zvrba 1 day ago | link
I think the key is “deliberate practice” …
But before learning about ‘deliberate practice’, I had first heard a saying that “practice makes permanent”. You have to practice with the actual intention of getting better and perfecting your technique, otherwise you’re just strengthening the old habits.
Some context for the rest of the text: my hobbies are aikido and an old Japanese sword art, so I practice sword cuts a lot (wooden sword, no target — yet).
Deliberate practice is hard, it’s taxing, both physically but also mentally. It requires not only that you focus on what you’re doing but also consciously focusing on how you’re doing it. By focusing on what and how simultaneously, you can draw a causal connection between the result (what) and how you achieved it. If you’re not satisfied with the result, then you try to modify the “how” in a variety of ways until you feel the result has gotten better.
This is mentally taxing and absolutely not fun. You’re watching yourself making mistakes in real time, the mind wants but the body cannot (yet). Sometimes you even need to get a fundamentally new idea about “what” or “how” in order to break the (current) barrier. Suddenly an advice that you got from a teacher a year ago, and which didn’t make sense then, makes sense NOW.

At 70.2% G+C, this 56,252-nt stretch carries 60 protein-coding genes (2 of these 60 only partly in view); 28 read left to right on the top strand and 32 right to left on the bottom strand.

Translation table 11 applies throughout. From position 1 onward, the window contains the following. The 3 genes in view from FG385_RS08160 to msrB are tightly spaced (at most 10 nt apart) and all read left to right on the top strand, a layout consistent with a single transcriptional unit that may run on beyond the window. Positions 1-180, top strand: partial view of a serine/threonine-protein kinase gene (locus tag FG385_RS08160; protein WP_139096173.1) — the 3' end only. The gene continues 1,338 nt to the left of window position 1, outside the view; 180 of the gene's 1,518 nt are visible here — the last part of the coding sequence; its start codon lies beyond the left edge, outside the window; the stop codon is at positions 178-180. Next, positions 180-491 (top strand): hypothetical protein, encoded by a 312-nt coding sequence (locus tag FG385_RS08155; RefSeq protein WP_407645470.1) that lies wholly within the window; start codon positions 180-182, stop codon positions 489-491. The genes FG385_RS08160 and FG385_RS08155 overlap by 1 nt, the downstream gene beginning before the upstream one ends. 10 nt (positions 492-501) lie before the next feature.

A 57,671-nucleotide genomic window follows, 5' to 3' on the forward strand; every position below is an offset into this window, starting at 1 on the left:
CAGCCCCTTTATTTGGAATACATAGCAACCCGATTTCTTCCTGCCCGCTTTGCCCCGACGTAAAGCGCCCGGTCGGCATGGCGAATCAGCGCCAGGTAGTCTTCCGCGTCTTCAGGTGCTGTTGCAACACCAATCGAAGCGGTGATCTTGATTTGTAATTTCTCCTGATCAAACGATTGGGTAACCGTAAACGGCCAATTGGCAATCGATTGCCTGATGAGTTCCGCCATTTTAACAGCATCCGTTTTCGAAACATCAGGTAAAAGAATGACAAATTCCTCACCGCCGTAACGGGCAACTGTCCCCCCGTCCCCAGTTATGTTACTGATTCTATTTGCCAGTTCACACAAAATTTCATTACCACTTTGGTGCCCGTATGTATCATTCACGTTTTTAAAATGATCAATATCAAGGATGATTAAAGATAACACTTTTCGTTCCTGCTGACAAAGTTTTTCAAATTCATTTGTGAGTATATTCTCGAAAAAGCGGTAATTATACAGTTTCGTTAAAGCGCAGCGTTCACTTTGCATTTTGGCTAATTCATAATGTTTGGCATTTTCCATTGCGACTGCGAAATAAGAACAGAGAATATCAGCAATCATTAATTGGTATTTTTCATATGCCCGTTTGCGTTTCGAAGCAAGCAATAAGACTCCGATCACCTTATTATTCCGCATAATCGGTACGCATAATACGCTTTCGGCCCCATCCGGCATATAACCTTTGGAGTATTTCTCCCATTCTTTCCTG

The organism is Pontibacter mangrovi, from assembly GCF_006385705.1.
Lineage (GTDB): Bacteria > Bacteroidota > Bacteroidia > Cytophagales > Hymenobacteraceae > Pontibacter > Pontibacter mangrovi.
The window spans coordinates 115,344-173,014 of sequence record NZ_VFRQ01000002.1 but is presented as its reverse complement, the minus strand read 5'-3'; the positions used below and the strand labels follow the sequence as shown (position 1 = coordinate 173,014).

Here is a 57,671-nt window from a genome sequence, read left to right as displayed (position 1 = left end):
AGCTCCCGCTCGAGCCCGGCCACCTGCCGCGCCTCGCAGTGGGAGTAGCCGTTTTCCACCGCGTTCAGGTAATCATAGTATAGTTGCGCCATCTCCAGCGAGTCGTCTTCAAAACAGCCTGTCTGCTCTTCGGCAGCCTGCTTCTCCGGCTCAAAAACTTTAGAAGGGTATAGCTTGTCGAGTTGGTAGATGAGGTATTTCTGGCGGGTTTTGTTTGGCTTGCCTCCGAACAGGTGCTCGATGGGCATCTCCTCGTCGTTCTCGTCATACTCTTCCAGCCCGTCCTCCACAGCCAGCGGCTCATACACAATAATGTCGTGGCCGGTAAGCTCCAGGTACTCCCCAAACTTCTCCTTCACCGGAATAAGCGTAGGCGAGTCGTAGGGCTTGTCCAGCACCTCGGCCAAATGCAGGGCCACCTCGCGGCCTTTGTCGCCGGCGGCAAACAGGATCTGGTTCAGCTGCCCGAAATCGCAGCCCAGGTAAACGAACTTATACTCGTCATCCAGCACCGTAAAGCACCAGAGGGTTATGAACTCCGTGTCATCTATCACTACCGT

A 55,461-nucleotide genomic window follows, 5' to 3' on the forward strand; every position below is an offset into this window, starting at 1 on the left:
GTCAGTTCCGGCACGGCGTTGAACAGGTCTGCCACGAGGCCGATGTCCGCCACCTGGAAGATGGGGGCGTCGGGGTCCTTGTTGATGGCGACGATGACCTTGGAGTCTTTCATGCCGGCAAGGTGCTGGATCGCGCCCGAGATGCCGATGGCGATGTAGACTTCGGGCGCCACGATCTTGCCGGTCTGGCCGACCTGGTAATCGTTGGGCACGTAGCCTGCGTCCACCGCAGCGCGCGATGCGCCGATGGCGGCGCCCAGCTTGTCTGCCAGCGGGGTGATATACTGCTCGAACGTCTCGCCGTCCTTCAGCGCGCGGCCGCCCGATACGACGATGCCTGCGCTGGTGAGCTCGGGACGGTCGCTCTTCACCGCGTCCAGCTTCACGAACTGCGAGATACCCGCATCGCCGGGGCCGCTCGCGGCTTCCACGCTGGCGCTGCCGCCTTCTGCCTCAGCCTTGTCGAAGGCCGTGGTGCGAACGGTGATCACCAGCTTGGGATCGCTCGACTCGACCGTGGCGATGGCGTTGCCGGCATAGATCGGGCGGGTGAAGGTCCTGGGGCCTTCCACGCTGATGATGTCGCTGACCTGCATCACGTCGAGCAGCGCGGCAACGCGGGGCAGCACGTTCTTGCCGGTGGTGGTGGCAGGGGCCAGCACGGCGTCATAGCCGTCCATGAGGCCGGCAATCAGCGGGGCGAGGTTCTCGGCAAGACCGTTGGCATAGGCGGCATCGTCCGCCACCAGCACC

And after having practiced for a while (usually up to 50 min; different exercises), I notice that I have reverted to “blind” practice, that I can no longer focus on “how”, regardless how much I try. That’s when I stop, regardless of how much “real time” has elapsed.
Trying to write ten thousand different sentences will make you a better writer than writing the same sentence ten thousand times.
— Hacker News
2014.08.10 Sunday ACHK